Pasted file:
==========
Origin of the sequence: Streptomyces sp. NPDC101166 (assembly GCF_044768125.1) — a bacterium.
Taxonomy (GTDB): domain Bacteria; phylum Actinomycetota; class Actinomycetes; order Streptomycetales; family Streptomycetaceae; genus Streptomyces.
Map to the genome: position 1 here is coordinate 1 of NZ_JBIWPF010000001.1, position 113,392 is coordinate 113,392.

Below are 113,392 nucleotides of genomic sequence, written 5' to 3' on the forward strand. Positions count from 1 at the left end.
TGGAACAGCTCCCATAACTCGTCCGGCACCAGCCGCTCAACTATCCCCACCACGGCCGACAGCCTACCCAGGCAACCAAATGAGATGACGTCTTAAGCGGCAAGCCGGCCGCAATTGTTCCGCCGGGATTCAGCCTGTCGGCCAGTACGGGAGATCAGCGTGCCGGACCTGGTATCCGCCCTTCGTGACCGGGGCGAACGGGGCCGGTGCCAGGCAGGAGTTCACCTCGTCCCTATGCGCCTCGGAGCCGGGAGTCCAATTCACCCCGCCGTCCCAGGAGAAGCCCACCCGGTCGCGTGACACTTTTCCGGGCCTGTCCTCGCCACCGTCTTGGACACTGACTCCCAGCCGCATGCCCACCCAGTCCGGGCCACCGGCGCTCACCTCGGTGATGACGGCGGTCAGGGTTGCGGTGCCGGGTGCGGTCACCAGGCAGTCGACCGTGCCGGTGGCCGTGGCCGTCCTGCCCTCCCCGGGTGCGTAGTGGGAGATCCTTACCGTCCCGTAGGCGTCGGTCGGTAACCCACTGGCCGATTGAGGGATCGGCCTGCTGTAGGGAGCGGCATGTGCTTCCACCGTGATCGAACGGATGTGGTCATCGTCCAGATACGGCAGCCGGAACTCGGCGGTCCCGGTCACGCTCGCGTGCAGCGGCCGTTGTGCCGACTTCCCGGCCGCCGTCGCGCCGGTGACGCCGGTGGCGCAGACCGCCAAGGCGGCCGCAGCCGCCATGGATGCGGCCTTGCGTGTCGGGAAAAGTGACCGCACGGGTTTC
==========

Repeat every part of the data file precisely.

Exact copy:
Origin of the sequence: Streptomyces sp. NPDC101166 (assembly GCF_044768125.1) — a bacterium.
Taxonomy (GTDB): domain Bacteria; phylum Actinomycetota; class Actinomycetes; order Streptomycetales; family Streptomycetaceae; genus Streptomyces.
Map to the genome: position 1 here is coordinate 1 of NZ_JBIWPF010000001.1, position 113,392 is coordinate 113,392.

Below are 113,392 nucleotides of genomic sequence, written 5' to 3' on the forward strand. Positions count from 1 at the left end.
TGGAACAGCTCCCATAACTCGTCCGGCACCAGCCGCTCAACTATCCCCACCACGGCCGACAGCCTACCCAGGCAACCAAATGAGATGACGTCTTAAGCGGCAAGCCGGCCGCAATTGTTCCGCCGGGATTCAGCCTGTCGGCCAGTACGGGAGATCAGCGTGCCGGACCTGGTATCCGCCCTTCGTGACCGGGGCGAACGGGGCCGGTGCCAGGCAGGAGTTCACCTCGTCCCTATGCGCCTCGGAGCCGGGAGTCCAATTCACCCCGCCGTCCCAGGAGAAGCCCACCCGGTCGCGTGACACTTTTCCGGGCCTGTCCTCGCCACCGTCTTGGACACTGACTCCCAGCCGCATGCCCACCCAGTCCGGGCCACCGGCGCTCACCTCGGTGATGACGGCGGTCAGGGTTGCGGTGCCGGGTGCGGTCACCAGGCAGTCGACCGTGCCGGTGGCCGTGGCCGTCCTGCCCTCCCCGGGTGCGTAGTGGGAGATCCTTACCGTCCCGTAGGCGTCGGTCGGTAACCCACTGGCCGATTGAGGGATCGGCCTGCTGTAGGGAGCGGCATGTGCTTCCACCGTGATCGAACGGATGTGGTCATCGTCCAGATACGGCAGCCGGAACTCGGCGGTCCCGGTCACGCTCGCGTGCAGCGGCCGTTGTGCCGACTTCCCGGCCGCCGTCGCGCCGGTGACGCCGGTGGCGCAGACCGCCAAGGCGGCCGCAGCCGCCATGGATGCGGCCTTGCGTGTCGGGAAAAGTGACCGCACGGGTTTC